How your CA first became aware of the problem
Entrust Datacard issued 1 certificate with an incorrect country code.
This issue occurred due to a process that is used to issue certificates for embargoed and sanctioned countries. Our online store does not allow a customer to submit country codes for embargoed countries. In these rare cases, customers will sometimes submit the order using a different country and contact us to update the country. Once it is determined that the customer’s organization is based in a sanctioned or embargoed country, we have a process that allows the customer to fill out a form that was created by our legal team to provide more information about their organization and to agree to the specific Canadian Regulations for that country. Once the form is filled out and signed, we review it and decide if the certificate can be issued. Once it is decided that the certificate can be issued, the order is approved by 2 verification agents, queued for issuance, and the country code is updated using an SQL script, as our vetting tools do not allow the verification team to select an embargoed country.
In this case, the certificate was issued before the SQL script was completed to update the country code. The invalid country code was noticed immediately when the script was about to be executed as part of our regular process.
A timeline of the actions your CA took in response
June 13, 2019, 2:30 AM UTC – The order was approved with the place holder country code and the workflow to update the country code via SQL script was initiated.
June 13, 2019, 10:21 AM UTC – The certificate was issued with the incorrect country code before the country code was updated via an SQL script.
June 13, 2019, 1:49 PM UTC – The person responsible for running the SQL script noticed that the certificate had already been issued with an incorrect country code.
June 13, 2019, 2:30 PM UTC – The incorrect certificate was revoked and replaced with a certificate that contains the correct country code before the customer downloaded the certificate. Revoking the bad certificate disables the customer’s ability to download the certificate.
June 13, 2019, 2:45 PM UTC – Investigation started to determine the root cause if other certificates were impacted, and steps to mitigate future mis-issuance for these orders.
Confirmation that your CA has stopped issuing TLS/SSL certificates with the problem
At this time, we believe that this issue is isolated to this certificate due to the workflow we have in place to make sure that these orders are both updated and checked during the validation and certificate issuance process.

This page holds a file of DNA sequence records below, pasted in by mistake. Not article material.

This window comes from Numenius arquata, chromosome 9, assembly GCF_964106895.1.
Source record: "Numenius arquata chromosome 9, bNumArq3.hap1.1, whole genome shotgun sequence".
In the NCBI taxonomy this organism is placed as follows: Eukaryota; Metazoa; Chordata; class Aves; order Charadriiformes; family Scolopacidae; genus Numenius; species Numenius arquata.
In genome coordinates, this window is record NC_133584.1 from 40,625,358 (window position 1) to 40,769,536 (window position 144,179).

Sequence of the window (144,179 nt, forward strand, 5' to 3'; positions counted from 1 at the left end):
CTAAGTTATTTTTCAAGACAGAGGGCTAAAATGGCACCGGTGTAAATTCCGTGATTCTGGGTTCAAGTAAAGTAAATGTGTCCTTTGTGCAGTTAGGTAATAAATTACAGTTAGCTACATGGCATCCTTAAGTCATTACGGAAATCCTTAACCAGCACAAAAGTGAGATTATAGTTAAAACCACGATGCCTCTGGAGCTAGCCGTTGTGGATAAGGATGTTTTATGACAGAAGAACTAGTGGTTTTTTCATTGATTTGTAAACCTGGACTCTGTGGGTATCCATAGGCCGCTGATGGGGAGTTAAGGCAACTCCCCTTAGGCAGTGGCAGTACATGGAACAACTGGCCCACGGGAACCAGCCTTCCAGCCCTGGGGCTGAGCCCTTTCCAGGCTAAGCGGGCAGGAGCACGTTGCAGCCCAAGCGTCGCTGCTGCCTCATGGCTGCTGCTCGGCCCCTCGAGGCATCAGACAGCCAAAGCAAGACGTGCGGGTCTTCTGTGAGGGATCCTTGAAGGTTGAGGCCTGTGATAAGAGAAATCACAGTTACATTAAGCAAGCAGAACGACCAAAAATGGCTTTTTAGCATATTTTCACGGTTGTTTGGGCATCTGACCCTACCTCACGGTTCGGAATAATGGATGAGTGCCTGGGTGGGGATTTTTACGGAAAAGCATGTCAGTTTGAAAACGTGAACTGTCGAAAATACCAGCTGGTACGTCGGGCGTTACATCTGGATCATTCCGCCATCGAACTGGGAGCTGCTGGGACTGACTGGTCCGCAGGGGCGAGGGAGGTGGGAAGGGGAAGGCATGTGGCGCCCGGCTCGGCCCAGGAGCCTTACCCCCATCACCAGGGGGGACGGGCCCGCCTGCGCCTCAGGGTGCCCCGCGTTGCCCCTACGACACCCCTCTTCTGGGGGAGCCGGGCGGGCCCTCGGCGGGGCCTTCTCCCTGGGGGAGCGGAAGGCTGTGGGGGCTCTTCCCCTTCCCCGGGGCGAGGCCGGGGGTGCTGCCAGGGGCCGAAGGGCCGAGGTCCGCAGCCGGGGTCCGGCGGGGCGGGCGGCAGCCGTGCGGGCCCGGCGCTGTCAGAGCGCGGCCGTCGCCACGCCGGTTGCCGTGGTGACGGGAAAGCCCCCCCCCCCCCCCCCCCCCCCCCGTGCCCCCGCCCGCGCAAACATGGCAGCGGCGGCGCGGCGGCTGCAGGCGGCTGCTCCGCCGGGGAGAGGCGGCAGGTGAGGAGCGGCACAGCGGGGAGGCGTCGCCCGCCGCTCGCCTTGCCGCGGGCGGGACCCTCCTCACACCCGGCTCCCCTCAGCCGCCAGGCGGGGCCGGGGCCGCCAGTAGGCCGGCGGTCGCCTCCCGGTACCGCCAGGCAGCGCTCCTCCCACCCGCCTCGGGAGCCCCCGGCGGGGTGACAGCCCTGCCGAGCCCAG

We will be performing some additional scans of our certificate database to make sure that there are no other incorrect country codes for sanctioned or embargoed countries.
A summary of the problematic certificates
The country code “AD” was used instead of the country code “MM”. The rest of the certificate information was correct.
- The complete certificate data for the problematic certificates
- Explanation about how and why the mistakes were made or bugs introduced, and how they avoided detection until now.
Due to the nature of sanctioned country orders, these orders are handled manually and with a great deal of care. The process described in (1) has been used for many years without any issues. In this case, there was a miscommunication between the second level order approver and the person issuing the certificate, which resulted in the certificate being issued before the country code update occurred using the SQL script. This situation is believed to be isolated to human error, but this has opened up a review of the process, systems, and tools we use to handle these types of orders. As a result of this specific miss-issuance, we have determined that the timing of the country code update is not occurring early enough in our validation and certificate issuance process and that we should be handling the sanction check as part of our validation process to avoid having to use the country code update workaround.
- List of steps your CA is taking to resolve the situation
In the short term, we are modifying our process to require that sanctioned country orders country codes be updated before the order is approved at the first level in our two-step verification process. Once the country code is updated and approved by the first level verification specialist, the orders will be reviewed by a second verification audit specialist before it is queued for issuance.
In the long term, we are building out a sanctioned and embargoed country check in the vetting process. This will allow the first level verification specialist the ability to chose an embargoed country during the vetting process and not require that a separate person run an SQL script to make the required changes outside of the vetting process. This will ensure that embargoed country orders are approved and queued for issuance like the rest of our regular orders.